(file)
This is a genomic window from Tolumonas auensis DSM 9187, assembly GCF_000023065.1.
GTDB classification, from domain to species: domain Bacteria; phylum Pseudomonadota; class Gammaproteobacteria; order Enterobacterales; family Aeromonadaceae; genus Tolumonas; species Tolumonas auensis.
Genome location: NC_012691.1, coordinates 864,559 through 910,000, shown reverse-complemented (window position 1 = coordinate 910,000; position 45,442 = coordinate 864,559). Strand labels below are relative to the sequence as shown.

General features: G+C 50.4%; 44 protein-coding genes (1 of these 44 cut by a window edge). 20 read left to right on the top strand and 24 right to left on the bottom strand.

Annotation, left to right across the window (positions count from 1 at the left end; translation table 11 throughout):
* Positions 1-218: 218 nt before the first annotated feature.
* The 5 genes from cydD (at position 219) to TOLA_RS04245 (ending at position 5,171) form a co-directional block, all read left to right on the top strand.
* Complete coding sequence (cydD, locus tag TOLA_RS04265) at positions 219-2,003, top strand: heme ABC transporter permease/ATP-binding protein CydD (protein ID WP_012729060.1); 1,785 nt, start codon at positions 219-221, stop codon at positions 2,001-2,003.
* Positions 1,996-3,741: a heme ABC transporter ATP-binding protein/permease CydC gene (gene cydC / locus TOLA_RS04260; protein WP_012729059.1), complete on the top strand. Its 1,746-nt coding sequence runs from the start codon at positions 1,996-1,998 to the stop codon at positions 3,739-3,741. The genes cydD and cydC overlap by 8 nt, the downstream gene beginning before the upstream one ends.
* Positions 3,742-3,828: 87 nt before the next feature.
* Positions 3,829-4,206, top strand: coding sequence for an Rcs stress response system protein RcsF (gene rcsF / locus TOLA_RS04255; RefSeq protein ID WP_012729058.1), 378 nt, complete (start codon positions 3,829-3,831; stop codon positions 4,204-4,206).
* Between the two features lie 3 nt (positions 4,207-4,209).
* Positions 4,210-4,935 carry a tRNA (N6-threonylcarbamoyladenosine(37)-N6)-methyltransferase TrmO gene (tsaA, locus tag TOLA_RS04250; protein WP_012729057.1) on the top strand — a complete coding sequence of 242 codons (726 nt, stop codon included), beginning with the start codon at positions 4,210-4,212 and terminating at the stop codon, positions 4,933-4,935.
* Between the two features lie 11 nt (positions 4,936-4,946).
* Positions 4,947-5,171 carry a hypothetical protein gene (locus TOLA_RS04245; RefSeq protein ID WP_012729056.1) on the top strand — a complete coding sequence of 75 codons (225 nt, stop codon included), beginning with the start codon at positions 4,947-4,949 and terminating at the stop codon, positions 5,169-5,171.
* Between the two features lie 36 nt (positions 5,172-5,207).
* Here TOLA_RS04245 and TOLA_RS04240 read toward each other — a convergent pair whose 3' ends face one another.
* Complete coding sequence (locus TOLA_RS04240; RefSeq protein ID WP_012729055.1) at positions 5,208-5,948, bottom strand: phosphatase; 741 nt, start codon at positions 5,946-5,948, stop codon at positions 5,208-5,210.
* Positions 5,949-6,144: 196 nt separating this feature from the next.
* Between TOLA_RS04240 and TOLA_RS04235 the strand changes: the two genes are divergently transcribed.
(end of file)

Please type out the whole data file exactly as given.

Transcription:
This is a genomic window from Tolumonas auensis DSM 9187, assembly GCF_000023065.1.
GTDB classification, from domain to species: domain Bacteria; phylum Pseudomonadota; class Gammaproteobacteria; order Enterobacterales; family Aeromonadaceae; genus Tolumonas; species Tolumonas auensis.
Genome location: NC_012691.1, coordinates 864,559 through 910,000, shown reverse-complemented (window position 1 = coordinate 910,000; position 45,442 = coordinate 864,559). Strand labels below are relative to the sequence as shown.

General features: G+C 50.4%; 44 protein-coding genes (1 of these 44 cut by a window edge). 20 read left to right on the top strand and 24 right to left on the bottom strand.

Annotation, left to right across the window (positions count from 1 at the left end; translation table 11 throughout):
* Positions 1-218: 218 nt before the first annotated feature.
* The 5 genes from cydD (at position 219) to TOLA_RS04245 (ending at position 5,171) form a co-directional block, all read left to right on the top strand.
* Complete coding sequence (cydD, locus tag TOLA_RS04265) at positions 219-2,003, top strand: heme ABC transporter permease/ATP-binding protein CydD (protein ID WP_012729060.1); 1,785 nt, start codon at positions 219-221, stop codon at positions 2,001-2,003.
* Positions 1,996-3,741: a heme ABC transporter ATP-binding protein/permease CydC gene (gene cydC / locus TOLA_RS04260; protein WP_012729059.1), complete on the top strand. Its 1,746-nt coding sequence runs from the start codon at positions 1,996-1,998 to the stop codon at positions 3,739-3,741. The genes cydD and cydC overlap by 8 nt, the downstream gene beginning before the upstream one ends.
* Positions 3,742-3,828: 87 nt before the next feature.
* Positions 3,829-4,206, top strand: coding sequence for an Rcs stress response system protein RcsF (gene rcsF / locus TOLA_RS04255; RefSeq protein ID WP_012729058.1), 378 nt, complete (start codon positions 3,829-3,831; stop codon positions 4,204-4,206).
* Between the two features lie 3 nt (positions 4,207-4,209).
* Positions 4,210-4,935 carry a tRNA (N6-threonylcarbamoyladenosine(37)-N6)-methyltransferase TrmO gene (tsaA, locus tag TOLA_RS04250; protein WP_012729057.1) on the top strand — a complete coding sequence of 242 codons (726 nt, stop codon included), beginning with the start codon at positions 4,210-4,212 and terminating at the stop codon, positions 4,933-4,935.
* Between the two features lie 11 nt (positions 4,936-4,946).
* Positions 4,947-5,171 carry a hypothetical protein gene (locus TOLA_RS04245; RefSeq protein ID WP_012729056.1) on the top strand — a complete coding sequence of 75 codons (225 nt, stop codon included), beginning with the start codon at positions 4,947-4,949 and terminating at the stop codon, positions 5,169-5,171.
* Between the two features lie 36 nt (positions 5,172-5,207).
* Here TOLA_RS04245 and TOLA_RS04240 read toward each other — a convergent pair whose 3' ends face one another.
* Complete coding sequence (locus TOLA_RS04240; RefSeq protein ID WP_012729055.1) at positions 5,208-5,948, bottom strand: phosphatase; 741 nt, start codon at positions 5,946-5,948, stop codon at positions 5,208-5,210.
* Positions 5,949-6,144: 196 nt separating this feature from the next.
* Between TOLA_RS04240 and TOLA_RS04235 the strand changes: the two genes are divergently transcribed.